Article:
With this issue I will begin an exploration of the new programming language Java. Emphasizing Java will allow coverage of many practical issues that are of interest to educators today while also solving a problem.
Of special interest to us all is the rapid ascendancy of the World Wide Web. Java is a vital ingredient in the recipe for web integration into mainstream commerce and education. Using Java in the creation of what we traditionally think of as applications is only one aspect of what Java can do. Web page creation and layout, user interaction, information delivery, and software/hardware cost structures are all enormously affected by the integration of Java.
Traditionally, a program must be rewritten for each computer type and OS (Operating System) the program is to be run on due to differences in APIs (Application Program Interface). A Mac OS does not respond to the same programming commands a Windows OS does. This interface between program code and OS is the API. As we all have experienced, programs written for Apple computers will not run on Windows computers or on UNIX for that matter. Even differences in OS versions can prevent programs from running properly. Java programs run an end pattern around the user's OS by executing inside a virtual machine, a kind of independent OS created in the user's computer (see Figure 1). The goal of Java programming is to write once; run anywhere, any time, forever.
Fundamentally, Java can create applications (programs) that match or surpass anything we have seen previously in commercial software. It is simply a very robust programming language. However, what most of us have seen of Java, to date, is not its application building abilities, but applets on web pages. Because Java is well suited to modern networking protocols, programmers have found it easy to create small programs, called applets, that display on web pages. These Java applets can only be executed from inside a web browser. Applets are most often seen, these days, as animation on web pages. Increasingly, Java applets are used for directly interacting with users. There really is little difference between what we traditionally think of as an application and an applet beyond the fact that an applet can only exist on a web page.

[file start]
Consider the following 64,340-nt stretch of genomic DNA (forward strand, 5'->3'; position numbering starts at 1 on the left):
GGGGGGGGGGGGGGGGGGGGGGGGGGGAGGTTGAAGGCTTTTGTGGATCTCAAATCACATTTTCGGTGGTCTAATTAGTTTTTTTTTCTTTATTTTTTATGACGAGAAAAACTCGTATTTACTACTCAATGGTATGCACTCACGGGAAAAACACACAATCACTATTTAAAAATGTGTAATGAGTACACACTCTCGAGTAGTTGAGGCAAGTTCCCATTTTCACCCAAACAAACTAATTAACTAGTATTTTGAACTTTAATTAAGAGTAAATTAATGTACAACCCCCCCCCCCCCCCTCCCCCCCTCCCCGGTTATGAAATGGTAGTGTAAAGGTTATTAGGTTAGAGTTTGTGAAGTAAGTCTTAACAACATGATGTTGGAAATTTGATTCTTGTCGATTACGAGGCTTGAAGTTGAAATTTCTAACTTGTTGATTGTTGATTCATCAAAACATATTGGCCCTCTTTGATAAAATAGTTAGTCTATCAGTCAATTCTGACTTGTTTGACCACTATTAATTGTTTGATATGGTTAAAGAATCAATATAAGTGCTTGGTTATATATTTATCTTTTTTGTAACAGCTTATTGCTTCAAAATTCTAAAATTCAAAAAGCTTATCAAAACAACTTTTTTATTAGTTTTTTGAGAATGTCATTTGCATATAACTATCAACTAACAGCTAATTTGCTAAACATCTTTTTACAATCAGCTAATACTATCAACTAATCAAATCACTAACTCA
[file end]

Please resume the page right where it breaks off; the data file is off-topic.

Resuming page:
Remember that web pages are static and the HTML (Hyper Text Markup Language) used to create them is not a programming language. With Java, web pages can contain programs (applets) that fundamentally change what web pages do. Previously, the most a one could do on the web was jump through hypertext links, going from one static page to another static page. Now, a user can jump among interactive pages, running applets along the way, with no worry about PC type, OS version or local machine capacity.
One of the goals of this column has been to bring flexibility and creative solutions to bear on the problems so many of us face when dealing with questions of hardware. With update cycles that strain even the most generous budgets, valid questions can be raised concerning the cost/benefit ratio of computers in language classrooms today. Java fundamentally changes that ratio in favor of computer-based education.
Any program written in Java can be executed on any machine that contains a Java virtual machine. Presently, this means any computer capable of running a Java enabled web browser. To date, Netscape has the best coverage, with browsers for most major computer platforms and systems, including older ones such as Windows 3.1. In the near future, any newly released OS will contain the Java virtual machine so that Java applications can be run without the need for special installations or browsers. In the classroom, this means a room full of older machines, running "outdated" and different systems, which would traditionally be written off, can be given a new life. In fact, because Java software is actually running in the Java virtual machine, there is no need to worry about hardware or OS versions.
Even questions surrounding networking are more easily overcome with the use of Java. Applications or applets can be accessed over normal web connections, through local area networks or even distributed on floppy disks.
Issues surrounding viruses are extremely important to anyone responsible for a computer lab. We often take extremely conservative stands in the hope of avoiding the immense troubles associated with computer viruses. It is no surprise that teachers express concern over running applications and applets on the Web. At a time when simply opening a Word e-mail attachment can spread a macro virus, the level of anxiety is naturally very high. The good news is that Java is 100 percent virus free and cannot spread a virus to a user's machine. The key reason for this security is the Java virtual machine. Every command sent to the user's computer must first travel through the Java virtual machine where it can be carefully inspected and rejected if it exhibits errant behavior. Additionally, browser security is very strict and does not allow Java applets to write to a user's hard disk beyond a few specialized file types.